I want to buy a motherboard that supports Linux, specifically Ubuntu 16.04 or above as I want mainly to use Tensorflow and Ubuntu is the only distro that is officially supported.

I have looked at a list the manufacturer provides and the one I have been suggested Strix X99 appears as supporting Fedora and Red Hat. For Ubuntu it says N/A.

What are the chances Ubuntu is supported? Does anyone has that motherboard? any other suggestions for a high end motherboard that can host 128 Gb of RAM and 1 ( or 2 ) GPU?

closed as primarily opinion-based by mikewhatever, Eliah Kagan, muru, Eric Carvalho, David Foerster Aug 26 '17 at 8:46

Many good questions generate some degree of opinion based on expert experience, but answers to this question will tend to be almost entirely based on opinions, rather than facts, references, or specific expertise. If this question can be reworded to fit the rules in the help center, please edit the question.

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    No specific advice, but generally hardware support is done in the kernel. Except for some minor version differences and distro-specific alterations, the kernels of most distros are quite similar. If you use 16.04.3 or so, which comes with kernel 4.10 already, I would expect you to be fine. – Byte Commander Aug 25 '17 at 9:14
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    If you search for "ubuntu asus Strix X99", there are lots of hits. You really should do a minimal amount of homework. – mikewhatever Aug 25 '17 at 9:19
  • This is not an opinion based question and not a hardware specific one. It is a good question to ask if hardware supported by one Linux distro will be supported by Ubuntu. – Pilot6 Aug 25 '17 at 10:10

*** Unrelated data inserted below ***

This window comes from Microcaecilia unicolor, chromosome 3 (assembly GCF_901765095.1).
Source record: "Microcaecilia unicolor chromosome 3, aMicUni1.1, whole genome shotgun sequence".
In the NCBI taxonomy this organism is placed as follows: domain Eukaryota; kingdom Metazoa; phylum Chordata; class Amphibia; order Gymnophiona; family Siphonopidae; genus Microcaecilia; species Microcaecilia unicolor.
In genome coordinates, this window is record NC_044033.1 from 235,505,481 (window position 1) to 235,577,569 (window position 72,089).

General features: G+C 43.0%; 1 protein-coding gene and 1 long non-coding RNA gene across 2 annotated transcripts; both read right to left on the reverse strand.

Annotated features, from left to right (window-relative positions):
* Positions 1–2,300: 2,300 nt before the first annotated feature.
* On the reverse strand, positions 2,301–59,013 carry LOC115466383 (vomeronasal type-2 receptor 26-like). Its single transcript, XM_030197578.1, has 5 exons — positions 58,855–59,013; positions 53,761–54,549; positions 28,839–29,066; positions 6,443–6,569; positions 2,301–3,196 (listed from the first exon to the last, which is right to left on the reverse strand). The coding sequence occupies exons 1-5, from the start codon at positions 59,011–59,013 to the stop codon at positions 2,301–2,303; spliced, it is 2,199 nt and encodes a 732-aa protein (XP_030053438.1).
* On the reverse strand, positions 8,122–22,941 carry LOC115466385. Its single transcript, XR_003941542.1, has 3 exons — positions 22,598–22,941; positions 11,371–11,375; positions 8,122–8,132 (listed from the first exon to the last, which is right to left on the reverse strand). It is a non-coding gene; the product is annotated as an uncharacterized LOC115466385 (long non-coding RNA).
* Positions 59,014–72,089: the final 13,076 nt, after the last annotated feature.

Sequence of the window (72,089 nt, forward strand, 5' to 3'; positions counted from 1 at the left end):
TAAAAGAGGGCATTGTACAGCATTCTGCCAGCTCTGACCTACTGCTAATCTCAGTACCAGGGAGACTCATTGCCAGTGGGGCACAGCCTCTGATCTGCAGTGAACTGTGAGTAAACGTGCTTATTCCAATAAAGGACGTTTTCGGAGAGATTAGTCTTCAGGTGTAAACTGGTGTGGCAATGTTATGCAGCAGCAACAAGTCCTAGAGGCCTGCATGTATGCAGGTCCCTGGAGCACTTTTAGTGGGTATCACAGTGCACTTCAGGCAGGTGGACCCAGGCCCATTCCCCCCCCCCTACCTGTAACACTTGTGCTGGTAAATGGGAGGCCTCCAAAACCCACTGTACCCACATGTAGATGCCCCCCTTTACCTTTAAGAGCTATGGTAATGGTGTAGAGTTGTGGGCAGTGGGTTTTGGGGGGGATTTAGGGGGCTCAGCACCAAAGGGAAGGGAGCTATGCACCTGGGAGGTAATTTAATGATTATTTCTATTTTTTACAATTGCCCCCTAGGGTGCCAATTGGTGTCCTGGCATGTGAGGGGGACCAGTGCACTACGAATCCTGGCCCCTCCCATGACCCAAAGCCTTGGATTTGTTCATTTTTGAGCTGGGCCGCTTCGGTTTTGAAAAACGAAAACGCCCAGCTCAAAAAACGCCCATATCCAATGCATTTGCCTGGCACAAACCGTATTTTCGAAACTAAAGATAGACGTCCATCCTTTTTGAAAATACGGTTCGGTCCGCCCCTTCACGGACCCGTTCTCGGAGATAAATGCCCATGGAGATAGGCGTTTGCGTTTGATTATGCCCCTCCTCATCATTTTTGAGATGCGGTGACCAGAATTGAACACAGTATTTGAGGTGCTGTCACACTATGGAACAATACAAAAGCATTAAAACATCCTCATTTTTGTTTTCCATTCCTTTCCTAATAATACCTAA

• @mikewhatever , you are right that I could have googled the answer but beyond knowing what I am asking I also wanted to understand why. Sorry I didn't make my question more explicit. – Picarus Aug 26 '17 at 1:23

All hardware specific features are in the Linux kernel. If the motherboard claims to be compatible with some Linux distro, then it means that the vanilla Linux kernel (in 99% of cases), or some distro specific patсhes or kernel packages support this hardware.

This means that most likely the motherboard will work with any Linux distro. In rare cases that distro maintainers added some patches to support something, it can be easily enough be done with another distro.

Open source software is good because if someone managed to write a driver for same specific software, it can be "stolen" and used in any other distro. The best case is when the solution is applied to the upstream kernel source, then it almost automatically gets sooner or later to all distributions with kernel upgrades.

A bad case is when some hardware is not supported anywhere.

  • Thanks for your reply. Why would someone add specific hardware support in a distro and not to the kernel? Doesn't seem efficient nor very open source way of doing things? – Picarus Aug 26 '17 at 1:25
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    There may be some reasons, e.g. upstream maintainers reject a patch. – Pilot6 Aug 26 '17 at 9:13

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